Sunday, May 27, 2007

Sunday dollars+sense: Could dieting hold the secret of financial success?

A few weeks back I mentioned that it doesn’t help much to be bright if you want to become rich. Smart people do earn more than other people, but they are not particularly good at saving what they earn.

In fact above a certain level of intelligence, the brighter you are the worse you will be with money.

Economist Jay Zagorsky from Ohio State University, who did the research, hasn’t stopped there.

He has gone back to the same survey that examined lives of 10,000 US post baby boomers and attempted to find out what really did make the rich ones rich.

Again, it wasn’t income (which is related to intelligence). What you save is much more important than what you earn.

Believe it or not, saving appears to be related to smoking and how much you weigh – seriously...

First smoking. Don’t do it if you want to end up with money. Zagorsky finds that on average non-smokers accumulate 50 per cent more wealth than light smokers and more than twice as much as heavy smokers.

You would be right in thinking that this is because non-smokers save the mammoth amount that the smokers spend on cigarettes. This is an important finding. Spending on cigarettes appears to be different to spending on other things. It comes at the expense of saving, rather than other spending.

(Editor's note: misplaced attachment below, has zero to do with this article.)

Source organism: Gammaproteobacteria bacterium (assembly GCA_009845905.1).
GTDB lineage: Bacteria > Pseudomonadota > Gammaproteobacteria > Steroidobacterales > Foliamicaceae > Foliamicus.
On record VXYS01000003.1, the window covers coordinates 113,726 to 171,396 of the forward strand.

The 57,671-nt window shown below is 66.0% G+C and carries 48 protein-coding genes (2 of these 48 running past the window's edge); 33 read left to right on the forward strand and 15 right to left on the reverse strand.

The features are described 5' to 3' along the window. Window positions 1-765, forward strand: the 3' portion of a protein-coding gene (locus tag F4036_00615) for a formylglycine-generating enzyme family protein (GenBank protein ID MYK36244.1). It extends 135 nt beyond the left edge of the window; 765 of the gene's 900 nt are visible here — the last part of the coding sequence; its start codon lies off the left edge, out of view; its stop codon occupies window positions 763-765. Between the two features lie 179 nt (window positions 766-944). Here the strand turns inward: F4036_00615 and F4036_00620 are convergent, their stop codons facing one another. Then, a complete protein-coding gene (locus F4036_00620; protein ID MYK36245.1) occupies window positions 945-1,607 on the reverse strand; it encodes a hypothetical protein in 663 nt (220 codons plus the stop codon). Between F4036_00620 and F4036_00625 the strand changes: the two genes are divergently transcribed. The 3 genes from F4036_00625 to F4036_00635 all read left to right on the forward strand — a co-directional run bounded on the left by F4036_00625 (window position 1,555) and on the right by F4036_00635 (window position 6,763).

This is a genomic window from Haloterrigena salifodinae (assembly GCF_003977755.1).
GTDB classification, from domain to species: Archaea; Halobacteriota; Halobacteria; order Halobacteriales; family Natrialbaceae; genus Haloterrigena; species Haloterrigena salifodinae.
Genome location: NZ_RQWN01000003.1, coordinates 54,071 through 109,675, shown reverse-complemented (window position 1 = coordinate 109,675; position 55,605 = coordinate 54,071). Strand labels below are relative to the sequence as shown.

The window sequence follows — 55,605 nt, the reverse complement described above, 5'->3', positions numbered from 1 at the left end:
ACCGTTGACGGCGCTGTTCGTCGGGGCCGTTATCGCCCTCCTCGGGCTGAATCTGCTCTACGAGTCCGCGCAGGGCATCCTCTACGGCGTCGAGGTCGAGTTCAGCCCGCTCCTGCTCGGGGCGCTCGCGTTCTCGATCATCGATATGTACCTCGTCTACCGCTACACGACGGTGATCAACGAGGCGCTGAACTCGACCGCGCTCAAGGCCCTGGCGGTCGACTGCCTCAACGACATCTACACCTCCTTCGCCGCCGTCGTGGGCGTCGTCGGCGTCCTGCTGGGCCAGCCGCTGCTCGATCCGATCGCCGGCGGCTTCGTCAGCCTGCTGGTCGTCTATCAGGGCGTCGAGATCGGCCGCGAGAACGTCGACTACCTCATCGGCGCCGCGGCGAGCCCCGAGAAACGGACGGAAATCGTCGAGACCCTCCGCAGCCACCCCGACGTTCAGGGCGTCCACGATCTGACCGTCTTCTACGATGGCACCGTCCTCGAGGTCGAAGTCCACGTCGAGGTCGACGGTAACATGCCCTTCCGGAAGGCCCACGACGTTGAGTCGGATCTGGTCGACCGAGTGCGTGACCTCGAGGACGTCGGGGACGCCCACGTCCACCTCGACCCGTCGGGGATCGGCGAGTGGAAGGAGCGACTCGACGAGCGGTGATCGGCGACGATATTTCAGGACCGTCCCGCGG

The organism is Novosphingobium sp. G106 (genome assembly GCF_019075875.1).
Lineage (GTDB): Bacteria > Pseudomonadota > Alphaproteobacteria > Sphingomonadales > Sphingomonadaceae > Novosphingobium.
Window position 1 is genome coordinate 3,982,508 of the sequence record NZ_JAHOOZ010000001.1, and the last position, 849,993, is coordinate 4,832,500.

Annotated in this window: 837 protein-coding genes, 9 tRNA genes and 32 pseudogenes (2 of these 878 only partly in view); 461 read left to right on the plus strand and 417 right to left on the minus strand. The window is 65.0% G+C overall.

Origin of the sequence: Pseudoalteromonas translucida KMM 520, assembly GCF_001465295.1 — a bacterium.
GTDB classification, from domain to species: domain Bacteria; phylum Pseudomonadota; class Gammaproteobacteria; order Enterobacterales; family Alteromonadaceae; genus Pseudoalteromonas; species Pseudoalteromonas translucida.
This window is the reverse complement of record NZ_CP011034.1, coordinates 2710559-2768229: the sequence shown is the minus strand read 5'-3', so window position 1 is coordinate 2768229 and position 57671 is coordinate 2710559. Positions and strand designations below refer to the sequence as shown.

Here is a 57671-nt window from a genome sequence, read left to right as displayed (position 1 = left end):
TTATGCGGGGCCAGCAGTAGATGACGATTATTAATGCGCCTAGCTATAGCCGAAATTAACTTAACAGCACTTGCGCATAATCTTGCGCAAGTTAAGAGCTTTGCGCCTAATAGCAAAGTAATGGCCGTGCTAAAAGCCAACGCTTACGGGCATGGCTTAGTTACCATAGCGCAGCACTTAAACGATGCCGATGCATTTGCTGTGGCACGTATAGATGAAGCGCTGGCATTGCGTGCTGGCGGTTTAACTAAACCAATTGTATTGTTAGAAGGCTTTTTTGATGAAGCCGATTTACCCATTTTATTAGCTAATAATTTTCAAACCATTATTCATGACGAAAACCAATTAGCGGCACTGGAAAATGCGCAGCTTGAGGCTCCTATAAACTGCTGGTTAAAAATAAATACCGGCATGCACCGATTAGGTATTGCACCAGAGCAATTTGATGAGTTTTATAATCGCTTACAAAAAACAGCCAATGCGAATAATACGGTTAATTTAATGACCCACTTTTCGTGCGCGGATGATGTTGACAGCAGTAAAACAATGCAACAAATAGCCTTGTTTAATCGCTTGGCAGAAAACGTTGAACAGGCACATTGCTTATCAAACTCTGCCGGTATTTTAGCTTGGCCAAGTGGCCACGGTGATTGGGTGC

Now weight. The greater your body mass index, the lower your wealth - especially if you are a woman. BMI scores of 18.5 to 25 are considered normal. BMIs above 30 indicate obesity. Amazingly Zagorsky finds that for each one unit that a young person's BMI increases their eventual wealth slides 8 per cent.

The really good news is that the effect appears to be reversible. People who lose weight gain wealth. But you can’t just lose a little bit. Zagorsky says the change needs to be big – from overweight or obese to normal.

There are all sorts of theories about why smoking and weight should be related to wealth. One is that people who smoke and are overweight don’t care as much about the future and so don’t see as much need to save.

But I think it is to do with control. If you are able to exert the massive amount of control needed to eat less, exercise more on these cold Canberra mornings or give up smoking, you are able to do almost anything. Even save.

J L Zagorsky, The wealth effects of smoking, Tobacco Control 2004; 13:370-374

Jay L. Zagorsky, Is Obesity as Dangerous to Your Wealth as to Your Health? Research on Aging, Vol. 26, No. 1, 130-152 (2004)